Experts see indications of possible North Korean activity at a mysterious military site in Myanmar that, by some accounts, may be linked to chemical arms.
The Burmese government last week sentenced five local journalists to a decade of hard labor after they were declared guilty of airing state secrets with their early 2014 report about a secret military facility in the central Magwe region. The investigative report in the now-defunct Unity journal said the complex was manufacturing chemical-warfare materials.
While expert opinion is divided about whether the plant is producing chemical weapons, some specialists believe it likely that North Korea is involved in some capacity, the Bangkok Post reported on Sunday.
“It’s not a chemical weapons factory, but reportedly a factory where they produce aluminum casing for missiles, and ‘the Chinese technicians’ they mention in the [Unity] article are most likely North Koreans,” said longtime journalist Bertil Lintner, who has reported extensively on North Korea.
Jeffrey Lewis, an East Asia nonproliferation expert who has co-written about the chemical weapon possibilities of the military site, told the Post he was particularly intrigued by detected evidence of foreign workers. “[The Burmese Directorate of Defense Industries] has been sanctioned for dealing with North Korea, and this site appears similar to another location near Minbu where North Koreans are believed to live and work,” Lewis said.
“Working from satellite images, it would appear that DDI’s activities are expanding, not contracting, despite promises to stop any illicit programs and cooperation with North Korea,” said Lewis, who directs the James Martin Center for Nonproliferation Studies’ East Asia Nonproliferation Program.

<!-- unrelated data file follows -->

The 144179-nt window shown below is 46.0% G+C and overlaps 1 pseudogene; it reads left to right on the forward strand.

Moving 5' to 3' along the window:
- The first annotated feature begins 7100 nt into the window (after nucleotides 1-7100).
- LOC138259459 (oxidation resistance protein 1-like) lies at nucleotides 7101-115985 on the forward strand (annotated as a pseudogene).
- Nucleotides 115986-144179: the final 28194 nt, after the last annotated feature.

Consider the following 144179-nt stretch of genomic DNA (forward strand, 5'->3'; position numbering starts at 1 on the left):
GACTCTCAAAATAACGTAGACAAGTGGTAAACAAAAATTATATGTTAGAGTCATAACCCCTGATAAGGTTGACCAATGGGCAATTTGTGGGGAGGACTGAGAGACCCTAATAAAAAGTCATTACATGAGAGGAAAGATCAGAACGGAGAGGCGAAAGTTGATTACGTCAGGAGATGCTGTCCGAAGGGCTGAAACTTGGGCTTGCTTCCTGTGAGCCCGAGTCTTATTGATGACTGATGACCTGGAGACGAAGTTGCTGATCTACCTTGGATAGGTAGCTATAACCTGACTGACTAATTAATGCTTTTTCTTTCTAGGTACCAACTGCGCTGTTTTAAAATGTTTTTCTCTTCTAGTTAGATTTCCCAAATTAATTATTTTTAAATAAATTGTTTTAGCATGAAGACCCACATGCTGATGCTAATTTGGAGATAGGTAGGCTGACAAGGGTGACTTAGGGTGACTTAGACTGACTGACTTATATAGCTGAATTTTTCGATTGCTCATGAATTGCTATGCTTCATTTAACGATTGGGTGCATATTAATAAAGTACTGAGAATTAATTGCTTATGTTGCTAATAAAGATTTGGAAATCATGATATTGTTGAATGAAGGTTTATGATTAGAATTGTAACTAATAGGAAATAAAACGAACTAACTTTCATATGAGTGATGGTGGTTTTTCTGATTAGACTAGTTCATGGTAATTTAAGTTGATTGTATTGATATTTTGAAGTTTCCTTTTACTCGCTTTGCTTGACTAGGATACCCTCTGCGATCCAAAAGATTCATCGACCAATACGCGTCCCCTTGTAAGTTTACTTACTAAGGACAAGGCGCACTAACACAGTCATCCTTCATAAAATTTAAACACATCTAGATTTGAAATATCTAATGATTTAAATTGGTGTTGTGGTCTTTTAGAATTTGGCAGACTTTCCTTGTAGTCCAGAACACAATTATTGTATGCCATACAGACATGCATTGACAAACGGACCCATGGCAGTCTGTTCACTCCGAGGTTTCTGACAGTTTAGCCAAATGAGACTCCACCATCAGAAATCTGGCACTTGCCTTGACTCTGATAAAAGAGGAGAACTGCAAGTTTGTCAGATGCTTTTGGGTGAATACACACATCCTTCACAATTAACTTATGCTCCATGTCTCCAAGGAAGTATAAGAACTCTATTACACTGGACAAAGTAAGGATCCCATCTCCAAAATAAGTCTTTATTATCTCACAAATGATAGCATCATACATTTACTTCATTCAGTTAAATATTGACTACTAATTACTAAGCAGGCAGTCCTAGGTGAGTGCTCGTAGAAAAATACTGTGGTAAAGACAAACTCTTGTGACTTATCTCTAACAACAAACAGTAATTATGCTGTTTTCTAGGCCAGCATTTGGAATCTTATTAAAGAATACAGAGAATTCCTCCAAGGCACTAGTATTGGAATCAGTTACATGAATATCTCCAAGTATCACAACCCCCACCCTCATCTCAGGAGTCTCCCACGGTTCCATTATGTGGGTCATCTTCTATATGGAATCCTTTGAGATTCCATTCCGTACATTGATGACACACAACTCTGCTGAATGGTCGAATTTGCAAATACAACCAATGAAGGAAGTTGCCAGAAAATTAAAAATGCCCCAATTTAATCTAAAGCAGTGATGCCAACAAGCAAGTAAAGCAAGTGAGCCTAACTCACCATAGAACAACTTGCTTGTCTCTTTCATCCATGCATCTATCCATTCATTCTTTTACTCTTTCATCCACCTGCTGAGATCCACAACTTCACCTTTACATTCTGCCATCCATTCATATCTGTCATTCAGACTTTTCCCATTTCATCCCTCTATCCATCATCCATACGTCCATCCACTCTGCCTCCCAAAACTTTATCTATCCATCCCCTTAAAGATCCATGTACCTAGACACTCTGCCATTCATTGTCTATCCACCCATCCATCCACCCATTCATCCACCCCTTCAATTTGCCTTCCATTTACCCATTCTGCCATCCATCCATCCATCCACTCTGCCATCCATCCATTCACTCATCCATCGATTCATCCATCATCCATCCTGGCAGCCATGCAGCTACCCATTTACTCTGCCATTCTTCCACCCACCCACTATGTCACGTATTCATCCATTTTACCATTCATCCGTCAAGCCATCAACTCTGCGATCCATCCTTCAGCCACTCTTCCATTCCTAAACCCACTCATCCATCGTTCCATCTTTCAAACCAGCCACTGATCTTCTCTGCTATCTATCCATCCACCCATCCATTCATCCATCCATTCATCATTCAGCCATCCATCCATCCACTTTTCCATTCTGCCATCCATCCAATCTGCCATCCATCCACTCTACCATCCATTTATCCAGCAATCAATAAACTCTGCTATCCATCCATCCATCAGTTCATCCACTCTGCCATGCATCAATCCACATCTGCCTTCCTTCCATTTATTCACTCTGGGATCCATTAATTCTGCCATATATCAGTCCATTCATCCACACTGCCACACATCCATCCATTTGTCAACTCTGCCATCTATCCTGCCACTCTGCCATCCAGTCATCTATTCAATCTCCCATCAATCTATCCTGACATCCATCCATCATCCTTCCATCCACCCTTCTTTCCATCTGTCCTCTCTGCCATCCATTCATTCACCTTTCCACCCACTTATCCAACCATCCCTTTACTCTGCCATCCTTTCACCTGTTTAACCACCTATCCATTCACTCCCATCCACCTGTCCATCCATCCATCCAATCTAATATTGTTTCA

Dan Kaszeta, a former U.S. Army chemical weapons officer, said if Myanmar were producing chemical arms, it likely would have a developed a testing and training program for their use — something not yet in evidence.
“A strong indicator is some kind of testing regime to see if weapons actually work,” Kaszeta said. “It seems unlikely that a country would go to the massive effort of making chemical weapons without seeing whether their chosen delivery mechanisms work.”
Myanmar has signed but not yet ratified the Chemical Weapons Convention.
What We're Following See More »
Much has been made of David Brooks’s recent New York Times column, in which confesses to missing already the civility and humanity of Barack Obama, compared to who might take his place. In NewYorker.com, Jeffrey Frank reminds us how critical such attributes are to foreign policy. “It’s hard to imagine Kennedy so casually referring to the leader of Russia as a gangster or a thug. For that matter, it’s hard to imagine any president comparing the Russian leader to Hitler [as] Hillary Clinton did at a private fund-raiser. … Kennedy, who always worried that miscalculation could lead to war, paid close attention to the language of diplomacy.”
“We haven’t seen a true leftist since FDR, so many millions are coming out of the woodwork to vote for Bernie Sanders; he is the Occupy movement now come to life in the political arena.” So says Bill Maher in his Hollywood Reporter cover story (more a stream-of-consciousness riff than an essay, actually). Conservative states may never vote for a socialist in the general election, but “this stuff has never been on the table, and these voters have never been activated.” Maher saves most of his bile for Donald Trump and Sarah Palin, writing that by nominating Palin as vice president “John McCain is the one who opened the Book of the Dead and let the monsters out.” And Trump is picking up where Palin left off.